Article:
Backstage at yesterday’s opening of the 2012 Mayhem Festival in San Bernardino, California, it wasn’t all cold beer and air-conditioning for the headlining metal acts. Just before 3 p.m., the members of Anthrax were hurtling along the grass and dirt hills on motorized carts toward an autograph session, and singer Joey Belladonna nearly bounced right off the back.
“Slow down! Fuck, we were flying off!” the singer shouted, holding tight to the railing. “That was not a good ride.”
This was only the first stop of the 26-date tour with Slipknot, Slayer and Motorhead, and as he stepped into the autograph tent, the singer was greeted by a line of fans shouting “Joey! I love you, Joey!” with howls and raised devil’s horns. Belladonna turned with a smile and told Rolling Stone, “This is going to be like an adventure every day.”
Saturday’s opening was also the largest gathering ever for the five-year-old tour, with 26,150 in attendance, according to Mayhem organizers. That’s 4,000 more than any other Mayhem tour date, and a good sign for the rest of the summer. The 12-band bill also includes next-generation metal acts As I Lay Dying, the Devil Wears Prada, Asking Alexandra and Whitechapel.
“It’s cool to be a part of it,” Slipknot singer Corey Taylor told Rolling Stone, relaxing late-afternoon with a soda on the bus he shares with his wife and son. “I know there are some people in this genre who don’t take it seriously. They’re almost uncomfortable with the fact that they make hard music. I think that’s fucking horseshit. The most devoted fans on the planet are heavy metal fans. They’ll stay with you your whole life.”
Hours later, Slipknot’s closing set began with a white curtain falling to reveal a hellish carnival of flames, flashing lights and seven intense dudes in masks and red jumpsuits pounding their instruments. Behind them was a giant ouija board with the words “All hope is gone.”
Aside from hits and fan favorites (“Wait and Bleed,” “Duality”), the Iowa metal act’s set included some live rarities, including “Stuff” and “Gently,” a song Slipknot haven’t performed in 11 years. But missing onstage were two essential characters from Slipknot’s lineup: bassist Paul Gray, who died in 2010 of a drug overdose; and, unexpectedly, guitarist Jim Root, suddenly awaiting surgery for a burst appendix.
Filling in sonically from backstage for the missing musicians were Donnie Steele on bass, and on guitars Nick Hipa and Phil Sgrosso from As I Lay Dying. “Even though it was very, very hard for us,” Taylor told the crowd, “we decided we would come out here and give you every fucking ounce of energy we’ve got.”
Most bands spent part of their day at autograph sessions in tents near the second stage. As he signed posters and posed for snapshots with fans and a pair of blonde Jagermeister models in high heels, Slayer guitarist Kerry King said he timed his session so that he’d be there during Anthrax’s set.
“We came from the same place, just different coasts,” King said of his fellow thrashers in Anthrax. “I know everything they play.”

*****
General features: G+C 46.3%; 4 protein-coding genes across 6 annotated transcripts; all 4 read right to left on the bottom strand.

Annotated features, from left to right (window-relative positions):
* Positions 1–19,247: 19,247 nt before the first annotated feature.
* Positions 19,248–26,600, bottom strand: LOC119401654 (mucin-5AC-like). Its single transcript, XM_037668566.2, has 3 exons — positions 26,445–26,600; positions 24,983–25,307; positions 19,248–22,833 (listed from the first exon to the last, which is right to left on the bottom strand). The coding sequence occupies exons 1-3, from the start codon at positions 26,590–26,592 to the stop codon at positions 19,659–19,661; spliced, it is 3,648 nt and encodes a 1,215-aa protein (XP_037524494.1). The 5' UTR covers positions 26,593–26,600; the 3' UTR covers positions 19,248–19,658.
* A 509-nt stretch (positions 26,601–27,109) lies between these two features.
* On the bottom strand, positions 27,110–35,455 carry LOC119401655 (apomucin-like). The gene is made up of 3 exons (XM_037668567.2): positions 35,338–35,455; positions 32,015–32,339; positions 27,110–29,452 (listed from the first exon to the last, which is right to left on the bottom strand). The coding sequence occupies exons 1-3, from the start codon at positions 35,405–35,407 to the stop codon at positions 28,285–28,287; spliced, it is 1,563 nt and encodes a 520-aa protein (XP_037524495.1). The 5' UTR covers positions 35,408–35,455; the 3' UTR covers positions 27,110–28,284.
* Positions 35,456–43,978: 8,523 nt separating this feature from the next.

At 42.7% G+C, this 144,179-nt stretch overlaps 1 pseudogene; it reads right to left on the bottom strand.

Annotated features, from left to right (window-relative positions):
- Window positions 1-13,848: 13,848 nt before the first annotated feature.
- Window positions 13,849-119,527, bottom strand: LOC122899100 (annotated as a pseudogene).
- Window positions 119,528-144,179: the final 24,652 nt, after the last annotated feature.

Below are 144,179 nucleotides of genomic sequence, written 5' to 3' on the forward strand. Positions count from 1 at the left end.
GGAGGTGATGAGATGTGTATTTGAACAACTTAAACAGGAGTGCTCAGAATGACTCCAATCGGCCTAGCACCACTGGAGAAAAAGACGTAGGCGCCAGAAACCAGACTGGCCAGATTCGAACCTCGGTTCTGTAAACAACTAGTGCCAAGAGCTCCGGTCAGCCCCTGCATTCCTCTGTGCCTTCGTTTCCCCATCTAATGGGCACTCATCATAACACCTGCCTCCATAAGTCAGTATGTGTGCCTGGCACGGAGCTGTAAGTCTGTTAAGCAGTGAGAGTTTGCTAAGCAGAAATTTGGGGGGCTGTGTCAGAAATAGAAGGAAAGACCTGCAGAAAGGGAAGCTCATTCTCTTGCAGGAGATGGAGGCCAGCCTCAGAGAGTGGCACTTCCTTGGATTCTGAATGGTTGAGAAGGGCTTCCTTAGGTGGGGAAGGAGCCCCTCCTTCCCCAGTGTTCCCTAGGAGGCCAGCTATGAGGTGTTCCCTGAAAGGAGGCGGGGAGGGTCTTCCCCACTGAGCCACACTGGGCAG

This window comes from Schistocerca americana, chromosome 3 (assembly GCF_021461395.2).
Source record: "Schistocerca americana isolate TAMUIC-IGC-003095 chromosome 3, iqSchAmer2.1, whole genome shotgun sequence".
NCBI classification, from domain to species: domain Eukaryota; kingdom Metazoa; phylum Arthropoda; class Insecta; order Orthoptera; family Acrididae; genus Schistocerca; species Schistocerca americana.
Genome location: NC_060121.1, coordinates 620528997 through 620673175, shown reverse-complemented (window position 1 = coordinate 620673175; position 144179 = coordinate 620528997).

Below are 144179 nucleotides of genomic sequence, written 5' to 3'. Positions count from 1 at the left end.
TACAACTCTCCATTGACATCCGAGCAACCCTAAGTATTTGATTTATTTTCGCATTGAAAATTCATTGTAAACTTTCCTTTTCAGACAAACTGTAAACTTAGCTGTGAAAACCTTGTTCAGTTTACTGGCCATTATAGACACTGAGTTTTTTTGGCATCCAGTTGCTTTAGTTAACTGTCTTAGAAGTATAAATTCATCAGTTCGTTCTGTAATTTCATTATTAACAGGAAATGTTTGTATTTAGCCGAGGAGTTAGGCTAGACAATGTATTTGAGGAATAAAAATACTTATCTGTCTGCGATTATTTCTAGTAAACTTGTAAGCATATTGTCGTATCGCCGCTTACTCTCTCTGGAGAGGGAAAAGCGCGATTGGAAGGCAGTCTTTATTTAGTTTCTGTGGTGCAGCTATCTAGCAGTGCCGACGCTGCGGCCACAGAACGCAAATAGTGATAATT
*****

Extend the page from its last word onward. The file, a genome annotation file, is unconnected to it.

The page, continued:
Headlining the second stage, Anthrax’s tight 40-minute performance began with the pit anthem “Caught in a Mosh” for an intense crowd of young and older metal fans, some with headbanging kids on their shoulders, amid pumping fists and a cloud of dust. “We got a situation out here. I think it’s a good day for a dusty kicking war dance!” Belladonna told the crowd, to the tribal metal beat of 1987’s “Indians.”
The day was only half-over. “After us, to still have energy for Motorhead, Slayer and Slipknot, that’s an intense fucking day,” Anthrax guitarist Scott Ian told Rolling Stone. “I couldn’t do it.”
At dusk, Slayer began with “God Hates Us All” as the band’s insignia burst into flames behind them, along with two upside-down crosses made of Marshall amps. Standing centerstage, bearded singer-bassist Tom Araya no longer bangs his head (a result of back surgery in 2010), but shrieked of death and horror while staring Methuselah-like deep into the crowd, hair blowing in the breeze.
On the grassy hill way up above, a mosh pit erupted around a rippling bonfire made of trash, and fans twirled burning T-shirts over their heads as Araya greeted the crowd of “bright shiny faces.” The doom riff of “Mandatory Suicide” included a frantic solo from guitarist Gary Holt of Exodus, filling in for Jeff Hanneman, still sidelined from a spider-bite and flesh-eating virus, as fireballs exploded from the stage.
Backstage an hour earlier, Slayer’s King told Rolling Stone that Holt fit easily within Slayer’s speed-metal. “It probably would have been a lot more weird had I not recruited Gary,” he said of finding a Hanneman substitute. “Not only is he an old fucking friend, but he is my age, he is from our genre. There’s nothing weird about it.”
Motorhead delivered a relentless, and typically straight-ahead set of hard rock that straddled metal and punk, or what frontman Lemmy Kilmister prefers to simply call rock & roll. “You like rock & roll, don’t ya?” he roared. “Let me fuckin’ hear ya!”
On “Killed By Death,” the band was joined on guitar by Kilmister’s son, Paul Inder. Drummer Mikkey Dee was like Animal from the Muppets come to life, his blonde gray hair aswirl, arms swinging and head banging nonstop. Right before “Ace of Spades,” the Motorhead trio raised a toast to the moment with their plastic cups. “I think I’ll have a drink,” Kilmister said. “Otherwise I might sober up.”